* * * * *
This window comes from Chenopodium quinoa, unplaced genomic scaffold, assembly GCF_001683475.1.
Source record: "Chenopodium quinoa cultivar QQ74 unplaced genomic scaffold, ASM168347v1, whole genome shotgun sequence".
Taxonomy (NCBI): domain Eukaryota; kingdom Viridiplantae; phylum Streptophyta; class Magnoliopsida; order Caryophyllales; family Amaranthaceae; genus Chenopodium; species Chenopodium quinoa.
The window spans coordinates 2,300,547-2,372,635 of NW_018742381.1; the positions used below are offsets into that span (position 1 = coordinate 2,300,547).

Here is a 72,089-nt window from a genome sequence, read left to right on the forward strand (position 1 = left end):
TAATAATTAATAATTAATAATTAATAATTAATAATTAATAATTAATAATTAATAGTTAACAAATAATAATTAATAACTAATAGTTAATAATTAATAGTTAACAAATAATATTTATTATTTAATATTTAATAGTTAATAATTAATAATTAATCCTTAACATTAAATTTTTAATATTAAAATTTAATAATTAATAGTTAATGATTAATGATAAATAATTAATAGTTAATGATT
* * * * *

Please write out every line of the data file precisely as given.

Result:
This window comes from Chenopodium quinoa, unplaced genomic scaffold, assembly GCF_001683475.1.
Source record: "Chenopodium quinoa cultivar QQ74 unplaced genomic scaffold, ASM168347v1, whole genome shotgun sequence".
Taxonomy (NCBI): domain Eukaryota; kingdom Viridiplantae; phylum Streptophyta; class Magnoliopsida; order Caryophyllales; family Amaranthaceae; genus Chenopodium; species Chenopodium quinoa.
The window spans coordinates 2,300,547-2,372,635 of NW_018742381.1; the positions used below are offsets into that span (position 1 = coordinate 2,300,547).

Here is a 72,089-nt window from a genome sequence, read left to right on the forward strand (position 1 = left end):
TAATAATTAATAATTAATAATTAATAATTAATAATTAATAATTAATAATTAATAGTTAACAAATAATAATTAATAACTAATAGTTAATAATTAATAGTTAACAAATAATATTTATTATTTAATATTTAATAGTTAATAATTAATAATTAATCCTTAACATTAAATTTTTAATATTAAAATTTAATAATTAATAGTTAATGATTAATGATAAATAATTAATAGTTAATGATT